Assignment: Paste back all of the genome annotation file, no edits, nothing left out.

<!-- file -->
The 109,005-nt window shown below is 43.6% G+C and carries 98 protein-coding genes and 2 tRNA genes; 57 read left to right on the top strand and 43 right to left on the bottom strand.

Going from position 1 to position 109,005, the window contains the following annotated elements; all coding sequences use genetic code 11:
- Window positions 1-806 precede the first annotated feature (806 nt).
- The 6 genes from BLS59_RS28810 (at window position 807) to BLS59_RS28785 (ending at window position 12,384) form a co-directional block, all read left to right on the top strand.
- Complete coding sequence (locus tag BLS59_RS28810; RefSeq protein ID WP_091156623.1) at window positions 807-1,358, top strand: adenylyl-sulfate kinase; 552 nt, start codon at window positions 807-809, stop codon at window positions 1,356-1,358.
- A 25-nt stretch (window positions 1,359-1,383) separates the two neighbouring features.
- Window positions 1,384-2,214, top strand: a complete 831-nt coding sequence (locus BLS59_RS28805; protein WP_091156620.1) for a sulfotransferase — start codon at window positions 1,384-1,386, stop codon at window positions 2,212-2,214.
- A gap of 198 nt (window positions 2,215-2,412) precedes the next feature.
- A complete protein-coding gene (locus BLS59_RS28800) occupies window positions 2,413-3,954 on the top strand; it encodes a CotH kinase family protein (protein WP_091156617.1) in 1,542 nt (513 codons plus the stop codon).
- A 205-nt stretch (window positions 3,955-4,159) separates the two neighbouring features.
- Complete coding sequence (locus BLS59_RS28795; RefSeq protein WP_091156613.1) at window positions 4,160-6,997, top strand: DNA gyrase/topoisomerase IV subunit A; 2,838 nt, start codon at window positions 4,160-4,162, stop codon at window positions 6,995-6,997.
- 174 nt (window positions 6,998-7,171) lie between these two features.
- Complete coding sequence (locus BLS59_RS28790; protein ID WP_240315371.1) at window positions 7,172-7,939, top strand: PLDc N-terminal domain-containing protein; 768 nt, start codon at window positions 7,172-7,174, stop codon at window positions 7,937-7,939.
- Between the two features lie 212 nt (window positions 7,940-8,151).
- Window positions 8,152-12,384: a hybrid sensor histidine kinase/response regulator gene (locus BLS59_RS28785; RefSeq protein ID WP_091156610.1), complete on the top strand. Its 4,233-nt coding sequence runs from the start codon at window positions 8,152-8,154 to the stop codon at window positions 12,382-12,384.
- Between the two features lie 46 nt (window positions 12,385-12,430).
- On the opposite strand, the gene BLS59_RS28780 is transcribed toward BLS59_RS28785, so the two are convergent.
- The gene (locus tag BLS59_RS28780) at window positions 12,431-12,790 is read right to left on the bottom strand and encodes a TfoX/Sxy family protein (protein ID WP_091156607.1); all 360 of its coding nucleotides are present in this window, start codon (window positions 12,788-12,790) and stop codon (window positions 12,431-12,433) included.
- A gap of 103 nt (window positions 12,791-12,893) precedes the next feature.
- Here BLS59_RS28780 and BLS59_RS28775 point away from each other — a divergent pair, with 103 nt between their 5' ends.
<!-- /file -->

The 109,005-nt window shown below is 43.6% G+C and carries 98 protein-coding genes and 2 tRNA genes; 57 read left to right on the top strand and 43 right to left on the bottom strand.

Going from position 1 to position 109,005, the window contains the following annotated elements; all coding sequences use genetic code 11:
- Window positions 1-806 precede the first annotated feature (806 nt).
- The 6 genes from BLS59_RS28810 (at window position 807) to BLS59_RS28785 (ending at window position 12,384) form a co-directional block, all read left to right on the top strand.
- Complete coding sequence (locus tag BLS59_RS28810; RefSeq protein ID WP_091156623.1) at window positions 807-1,358, top strand: adenylyl-sulfate kinase; 552 nt, start codon at window positions 807-809, stop codon at window positions 1,356-1,358.
- A 25-nt stretch (window positions 1,359-1,383) separates the two neighbouring features.
- Window positions 1,384-2,214, top strand: a complete 831-nt coding sequence (locus BLS59_RS28805; protein WP_091156620.1) for a sulfotransferase — start codon at window positions 1,384-1,386, stop codon at window positions 2,212-2,214.
- A gap of 198 nt (window positions 2,215-2,412) precedes the next feature.
- A complete protein-coding gene (locus BLS59_RS28800) occupies window positions 2,413-3,954 on the top strand; it encodes a CotH kinase family protein (protein WP_091156617.1) in 1,542 nt (513 codons plus the stop codon).
- A 205-nt stretch (window positions 3,955-4,159) separates the two neighbouring features.
- Complete coding sequence (locus BLS59_RS28795; RefSeq protein WP_091156613.1) at window positions 4,160-6,997, top strand: DNA gyrase/topoisomerase IV subunit A; 2,838 nt, start codon at window positions 4,160-4,162, stop codon at window positions 6,995-6,997.
- 174 nt (window positions 6,998-7,171) lie between these two features.
- Complete coding sequence (locus BLS59_RS28790; protein ID WP_240315371.1) at window positions 7,172-7,939, top strand: PLDc N-terminal domain-containing protein; 768 nt, start codon at window positions 7,172-7,174, stop codon at window positions 7,937-7,939.
- Between the two features lie 212 nt (window positions 7,940-8,151).
- Window positions 8,152-12,384: a hybrid sensor histidine kinase/response regulator gene (locus BLS59_RS28785; RefSeq protein ID WP_091156610.1), complete on the top strand. Its 4,233-nt coding sequence runs from the start codon at window positions 8,152-8,154 to the stop codon at window positions 12,382-12,384.
- Between the two features lie 46 nt (window positions 12,385-12,430).
- On the opposite strand, the gene BLS59_RS28780 is transcribed toward BLS59_RS28785, so the two are convergent.
- The gene (locus tag BLS59_RS28780) at window positions 12,431-12,790 is read right to left on the bottom strand and encodes a TfoX/Sxy family protein (protein ID WP_091156607.1); all 360 of its coding nucleotides are present in this window, start codon (window positions 12,788-12,790) and stop codon (window positions 12,431-12,433) included.
- A gap of 103 nt (window positions 12,791-12,893) precedes the next feature.
- Here BLS59_RS28780 and BLS59_RS28775 point away from each other — a divergent pair, with 103 nt between their 5' ends.